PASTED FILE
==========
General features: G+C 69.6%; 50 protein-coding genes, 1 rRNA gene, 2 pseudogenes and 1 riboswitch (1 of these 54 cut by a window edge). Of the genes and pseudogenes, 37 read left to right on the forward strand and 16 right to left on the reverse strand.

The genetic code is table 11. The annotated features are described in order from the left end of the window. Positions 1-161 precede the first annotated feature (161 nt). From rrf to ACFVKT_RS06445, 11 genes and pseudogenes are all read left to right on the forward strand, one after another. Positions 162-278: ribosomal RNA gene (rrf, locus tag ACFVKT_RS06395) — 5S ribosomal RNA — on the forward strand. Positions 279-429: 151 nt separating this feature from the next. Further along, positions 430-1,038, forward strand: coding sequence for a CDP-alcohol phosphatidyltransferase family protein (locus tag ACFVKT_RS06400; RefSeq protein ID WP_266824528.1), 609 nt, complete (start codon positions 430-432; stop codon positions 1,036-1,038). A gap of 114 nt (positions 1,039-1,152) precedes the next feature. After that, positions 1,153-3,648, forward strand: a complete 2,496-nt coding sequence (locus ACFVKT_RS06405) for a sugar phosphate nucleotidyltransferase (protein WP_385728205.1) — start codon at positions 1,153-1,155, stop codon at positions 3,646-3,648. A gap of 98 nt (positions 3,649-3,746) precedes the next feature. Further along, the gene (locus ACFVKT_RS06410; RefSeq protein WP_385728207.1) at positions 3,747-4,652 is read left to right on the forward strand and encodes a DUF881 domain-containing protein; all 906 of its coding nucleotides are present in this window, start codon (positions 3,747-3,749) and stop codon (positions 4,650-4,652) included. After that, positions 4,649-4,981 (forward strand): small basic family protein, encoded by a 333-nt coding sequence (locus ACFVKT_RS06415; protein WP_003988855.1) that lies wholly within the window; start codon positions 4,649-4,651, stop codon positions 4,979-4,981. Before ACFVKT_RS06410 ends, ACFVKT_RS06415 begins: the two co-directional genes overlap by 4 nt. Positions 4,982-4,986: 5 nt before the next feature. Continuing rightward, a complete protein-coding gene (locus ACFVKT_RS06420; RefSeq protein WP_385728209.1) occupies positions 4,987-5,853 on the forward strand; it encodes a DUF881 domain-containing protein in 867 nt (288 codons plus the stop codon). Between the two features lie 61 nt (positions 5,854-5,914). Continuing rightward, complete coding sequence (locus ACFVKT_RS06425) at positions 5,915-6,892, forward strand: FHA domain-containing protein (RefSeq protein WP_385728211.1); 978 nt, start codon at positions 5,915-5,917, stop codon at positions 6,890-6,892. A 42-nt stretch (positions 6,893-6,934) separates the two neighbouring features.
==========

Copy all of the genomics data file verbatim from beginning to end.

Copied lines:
General features: G+C 69.6%; 50 protein-coding genes, 1 rRNA gene, 2 pseudogenes and 1 riboswitch (1 of these 54 cut by a window edge). Of the genes and pseudogenes, 37 read left to right on the forward strand and 16 right to left on the reverse strand.

The genetic code is table 11. The annotated features are described in order from the left end of the window. Positions 1-161 precede the first annotated feature (161 nt). From rrf to ACFVKT_RS06445, 11 genes and pseudogenes are all read left to right on the forward strand, one after another. Positions 162-278: ribosomal RNA gene (rrf, locus tag ACFVKT_RS06395) — 5S ribosomal RNA — on the forward strand. Positions 279-429: 151 nt separating this feature from the next. Further along, positions 430-1,038, forward strand: coding sequence for a CDP-alcohol phosphatidyltransferase family protein (locus tag ACFVKT_RS06400; RefSeq protein ID WP_266824528.1), 609 nt, complete (start codon positions 430-432; stop codon positions 1,036-1,038). A gap of 114 nt (positions 1,039-1,152) precedes the next feature. After that, positions 1,153-3,648, forward strand: a complete 2,496-nt coding sequence (locus ACFVKT_RS06405) for a sugar phosphate nucleotidyltransferase (protein WP_385728205.1) — start codon at positions 1,153-1,155, stop codon at positions 3,646-3,648. A gap of 98 nt (positions 3,649-3,746) precedes the next feature. Further along, the gene (locus ACFVKT_RS06410; RefSeq protein WP_385728207.1) at positions 3,747-4,652 is read left to right on the forward strand and encodes a DUF881 domain-containing protein; all 906 of its coding nucleotides are present in this window, start codon (positions 3,747-3,749) and stop codon (positions 4,650-4,652) included. After that, positions 4,649-4,981 (forward strand): small basic family protein, encoded by a 333-nt coding sequence (locus ACFVKT_RS06415; protein WP_003988855.1) that lies wholly within the window; start codon positions 4,649-4,651, stop codon positions 4,979-4,981. Before ACFVKT_RS06410 ends, ACFVKT_RS06415 begins: the two co-directional genes overlap by 4 nt. Positions 4,982-4,986: 5 nt before the next feature. Continuing rightward, a complete protein-coding gene (locus ACFVKT_RS06420; RefSeq protein WP_385728209.1) occupies positions 4,987-5,853 on the forward strand; it encodes a DUF881 domain-containing protein in 867 nt (288 codons plus the stop codon). Between the two features lie 61 nt (positions 5,854-5,914). Continuing rightward, complete coding sequence (locus ACFVKT_RS06425) at positions 5,915-6,892, forward strand: FHA domain-containing protein (RefSeq protein WP_385728211.1); 978 nt, start codon at positions 5,915-5,917, stop codon at positions 6,890-6,892. A 42-nt stretch (positions 6,893-6,934) separates the two neighbouring features.